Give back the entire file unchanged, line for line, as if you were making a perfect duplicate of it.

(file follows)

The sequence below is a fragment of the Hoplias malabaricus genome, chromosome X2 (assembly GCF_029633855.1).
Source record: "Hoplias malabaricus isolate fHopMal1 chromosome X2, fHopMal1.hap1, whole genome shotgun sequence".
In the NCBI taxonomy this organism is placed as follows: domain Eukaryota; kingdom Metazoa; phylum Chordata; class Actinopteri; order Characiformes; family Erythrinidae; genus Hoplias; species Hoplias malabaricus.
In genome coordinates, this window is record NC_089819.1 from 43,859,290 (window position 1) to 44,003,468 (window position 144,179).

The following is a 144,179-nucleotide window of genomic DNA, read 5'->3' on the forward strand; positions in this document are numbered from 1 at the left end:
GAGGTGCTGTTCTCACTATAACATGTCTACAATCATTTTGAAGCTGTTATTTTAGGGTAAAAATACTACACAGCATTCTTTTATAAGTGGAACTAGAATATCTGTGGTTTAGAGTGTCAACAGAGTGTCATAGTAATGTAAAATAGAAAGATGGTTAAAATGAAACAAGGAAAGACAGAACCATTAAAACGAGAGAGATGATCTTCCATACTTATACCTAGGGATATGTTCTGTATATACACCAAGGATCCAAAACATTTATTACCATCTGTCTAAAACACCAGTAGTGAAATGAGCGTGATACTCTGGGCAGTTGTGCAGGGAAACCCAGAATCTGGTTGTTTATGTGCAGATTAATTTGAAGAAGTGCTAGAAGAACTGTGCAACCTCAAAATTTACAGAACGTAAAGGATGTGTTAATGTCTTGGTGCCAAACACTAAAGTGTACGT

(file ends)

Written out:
The sequence below is a fragment of the Hoplias malabaricus genome, chromosome X2 (assembly GCF_029633855.1).
Source record: "Hoplias malabaricus isolate fHopMal1 chromosome X2, fHopMal1.hap1, whole genome shotgun sequence".
In the NCBI taxonomy this organism is placed as follows: domain Eukaryota; kingdom Metazoa; phylum Chordata; class Actinopteri; order Characiformes; family Erythrinidae; genus Hoplias; species Hoplias malabaricus.
In genome coordinates, this window is record NC_089819.1 from 43,859,290 (window position 1) to 44,003,468 (window position 144,179).

The following is a 144,179-nucleotide window of genomic DNA, read 5'->3' on the forward strand; positions in this document are numbered from 1 at the left end:
GAGGTGCTGTTCTCACTATAACATGTCTACAATCATTTTGAAGCTGTTATTTTAGGGTAAAAATACTACACAGCATTCTTTTATAAGTGGAACTAGAATATCTGTGGTTTAGAGTGTCAACAGAGTGTCATAGTAATGTAAAATAGAAAGATGGTTAAAATGAAACAAGGAAAGACAGAACCATTAAAACGAGAGAGATGATCTTCCATACTTATACCTAGGGATATGTTCTGTATATACACCAAGGATCCAAAACATTTATTACCATCTGTCTAAAACACCAGTAGTGAAATGAGCGTGATACTCTGGGCAGTTGTGCAGGGAAACCCAGAATCTGGTTGTTTATGTGCAGATTAATTTGAAGAAGTGCTAGAAGAACTGTGCAACCTCAAAATTTACAGAACGTAAAGGATGTGTTAATGTCTTGGTGCCAAACACTAAAGTGTACGT